EU's Juncker 'quite sure' of British deal in February

15th January 2016, Comments 0 comments

European Commission President Jean-Claude Juncker said Friday he was confident the EU and Britain would reach a deal at a summit in February on reforms that London has demanded to stay in the bloc.

Juncker warned however that there were still difficult issues with Prime Minister David Cameron's demands, which he wants resolved before holding a referendum on a possible "Brexit" from the 28-nation union.

"I am quite sure that we'll have a deal -- not a compromise, a solution, a permanent solution -- in February," Juncker, the head of the executive branch of the European Union, told a press conference.

"What allows me to consider that a deal, a solution could be operational in February? My knowledge is allowing me to tell you that," former Luxembourg premier Juncker added.

"I am neither optimistic nor pessimistic. I know that we have to deliver."

Cameron has said he wants a deal by February so that he can campaign to stay in a "reformed EU" in the referendum, which is expected in mid-2016 but could be as late as the end of 2017.

- 'Very, very difficult' -

The British premier's most controversial proposal is a four-year ban on top-up benefits for EU migrants working in Britain, which critics say is discriminatory and threatens freedom of movement in the EU.

He also wants the EU to give Britain safeguards against more political integration, to protect countries that do not use the euro currency and to boost economic competitiveness.

Juncker warned all of the demands required hard work to reach agreement on.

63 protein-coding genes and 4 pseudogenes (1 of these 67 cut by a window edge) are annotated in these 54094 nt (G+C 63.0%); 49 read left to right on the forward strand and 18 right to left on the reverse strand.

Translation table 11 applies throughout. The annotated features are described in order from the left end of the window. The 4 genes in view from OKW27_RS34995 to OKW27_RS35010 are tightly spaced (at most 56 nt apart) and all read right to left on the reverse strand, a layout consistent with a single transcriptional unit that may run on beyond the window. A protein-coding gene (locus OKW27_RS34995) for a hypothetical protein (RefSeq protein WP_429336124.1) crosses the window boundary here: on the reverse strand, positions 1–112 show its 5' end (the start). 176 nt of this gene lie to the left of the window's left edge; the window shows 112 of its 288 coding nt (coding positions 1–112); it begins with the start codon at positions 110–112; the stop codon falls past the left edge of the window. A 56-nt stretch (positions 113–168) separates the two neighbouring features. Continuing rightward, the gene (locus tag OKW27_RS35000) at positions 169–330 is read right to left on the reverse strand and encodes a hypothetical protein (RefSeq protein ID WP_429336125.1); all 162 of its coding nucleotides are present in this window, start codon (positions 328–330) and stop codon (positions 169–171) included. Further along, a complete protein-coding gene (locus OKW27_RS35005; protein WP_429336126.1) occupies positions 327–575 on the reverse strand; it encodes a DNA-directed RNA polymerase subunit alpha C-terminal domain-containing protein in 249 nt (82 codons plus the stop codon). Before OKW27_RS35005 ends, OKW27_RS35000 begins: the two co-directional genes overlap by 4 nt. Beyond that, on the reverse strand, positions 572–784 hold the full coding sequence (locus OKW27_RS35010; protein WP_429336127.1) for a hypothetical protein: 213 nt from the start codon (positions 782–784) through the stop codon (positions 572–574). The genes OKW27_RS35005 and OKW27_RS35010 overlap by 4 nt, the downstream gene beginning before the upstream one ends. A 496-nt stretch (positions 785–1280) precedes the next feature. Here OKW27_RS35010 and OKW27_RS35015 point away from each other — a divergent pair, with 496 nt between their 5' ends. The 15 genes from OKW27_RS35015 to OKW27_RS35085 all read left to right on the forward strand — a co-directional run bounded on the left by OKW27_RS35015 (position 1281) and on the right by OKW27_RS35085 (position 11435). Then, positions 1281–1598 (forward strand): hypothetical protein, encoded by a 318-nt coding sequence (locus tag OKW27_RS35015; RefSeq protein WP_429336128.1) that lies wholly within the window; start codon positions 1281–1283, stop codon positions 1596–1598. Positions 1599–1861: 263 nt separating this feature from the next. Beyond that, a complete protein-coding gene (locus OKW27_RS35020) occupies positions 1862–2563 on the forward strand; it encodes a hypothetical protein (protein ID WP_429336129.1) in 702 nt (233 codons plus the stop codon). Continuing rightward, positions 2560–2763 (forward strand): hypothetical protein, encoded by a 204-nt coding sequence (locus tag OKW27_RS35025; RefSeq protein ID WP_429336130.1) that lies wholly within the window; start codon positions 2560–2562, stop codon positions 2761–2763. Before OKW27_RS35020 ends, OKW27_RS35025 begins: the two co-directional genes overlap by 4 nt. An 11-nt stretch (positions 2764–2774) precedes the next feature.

"The issues put on the table by the British prime minister are all difficult issues," said Juncker, a former Luxembourg premier.

"Don't think there is one issue which would be particularly difficult - although it is and that's the welfare issue -- and that the other points mentioned by the British will be less important, and easy. They are not," he said.

"Even ever-closer union, the role of national parliaments, the relations between the ins and the outs in the euro system, all these are very, very difficult issues and we have to work hard in these days to come to agreements."

- States 'failed' on migrant crisis -

Meanwhile Juncker, who was speaking in his New Year press conference, accused EU states of failing to deliver on resolving the migration crisis facing the bloc, warning that it threatened the whole internal market.

He particularly tackled them over a deal to relocate thousands of asylum seekers from Italy and Greece, under which just 272 asylum seekers have been moved to other countries out of the 160,000 that European Union nations agreed to relocate.

"It's not the commission that has not delivered," said Juncker, the driving force behind the plans. "But a number of member states have failed to fully deliver on what we need to do and what needs to be done.".

Juncker vowed not to abandon the relocation scheme, which was finally approved in October over the opposition of several eastern European capitals, in a bid to tackle the worst migrant crisis since World War II, spawned largely by the Syria war.

Instead of working together for a common solution, he complained that member states were reintroducing border controls that ultimately threatened the Schengen system of passport-free travel and the broader EU project.

"Who kills Schengen will eventually put the internal market to the grave," Juncker said, adding it would lead to "an unemployment problem which will not be manageable any more."

Three more children drowned overnight while taking a boat from Turkey to the Greek islands, the main route for refugees and migrants to reach Europe, Greek police said.

The International Organisation for Migration says 3,771 migrants and refugees died crossing the Mediterranean trying to reach Europe in 2015, making the past year the deadliest on record.

A total of 1,004,356 migrants reached Europe in 2015, about five times the previous year's total.


© 2016 AFP

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